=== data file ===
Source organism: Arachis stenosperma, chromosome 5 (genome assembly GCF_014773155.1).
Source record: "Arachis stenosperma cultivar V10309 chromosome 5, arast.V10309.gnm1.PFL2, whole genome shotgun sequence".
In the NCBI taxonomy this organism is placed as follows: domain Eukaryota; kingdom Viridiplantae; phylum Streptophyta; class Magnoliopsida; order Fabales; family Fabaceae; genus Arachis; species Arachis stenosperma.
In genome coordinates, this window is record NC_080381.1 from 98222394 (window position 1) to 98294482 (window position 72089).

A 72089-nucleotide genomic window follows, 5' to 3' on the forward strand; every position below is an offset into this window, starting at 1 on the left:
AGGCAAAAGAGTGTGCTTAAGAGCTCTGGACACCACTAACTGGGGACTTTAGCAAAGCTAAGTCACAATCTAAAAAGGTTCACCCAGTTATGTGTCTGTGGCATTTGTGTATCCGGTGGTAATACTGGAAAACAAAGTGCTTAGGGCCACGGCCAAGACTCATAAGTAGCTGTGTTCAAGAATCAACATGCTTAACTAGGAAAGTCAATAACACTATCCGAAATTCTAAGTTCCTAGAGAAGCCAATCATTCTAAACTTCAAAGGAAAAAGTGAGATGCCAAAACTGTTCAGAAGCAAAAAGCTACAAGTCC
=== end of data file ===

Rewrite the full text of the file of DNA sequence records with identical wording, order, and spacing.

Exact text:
Source organism: Arachis stenosperma, chromosome 5 (genome assembly GCF_014773155.1).
Source record: "Arachis stenosperma cultivar V10309 chromosome 5, arast.V10309.gnm1.PFL2, whole genome shotgun sequence".
In the NCBI taxonomy this organism is placed as follows: domain Eukaryota; kingdom Viridiplantae; phylum Streptophyta; class Magnoliopsida; order Fabales; family Fabaceae; genus Arachis; species Arachis stenosperma.
In genome coordinates, this window is record NC_080381.1 from 98222394 (window position 1) to 98294482 (window position 72089).

A 72089-nucleotide genomic window follows, 5' to 3' on the forward strand; every position below is an offset into this window, starting at 1 on the left:
AGGCAAAAGAGTGTGCTTAAGAGCTCTGGACACCACTAACTGGGGACTTTAGCAAAGCTAAGTCACAATCTAAAAAGGTTCACCCAGTTATGTGTCTGTGGCATTTGTGTATCCGGTGGTAATACTGGAAAACAAAGTGCTTAGGGCCACGGCCAAGACTCATAAGTAGCTGTGTTCAAGAATCAACATGCTTAACTAGGAAAGTCAATAACACTATCCGAAATTCTAAGTTCCTAGAGAAGCCAATCATTCTAAACTTCAAAGGAAAAAGTGAGATGCCAAAACTGTTCAGAAGCAAAAAGCTACAAGTCC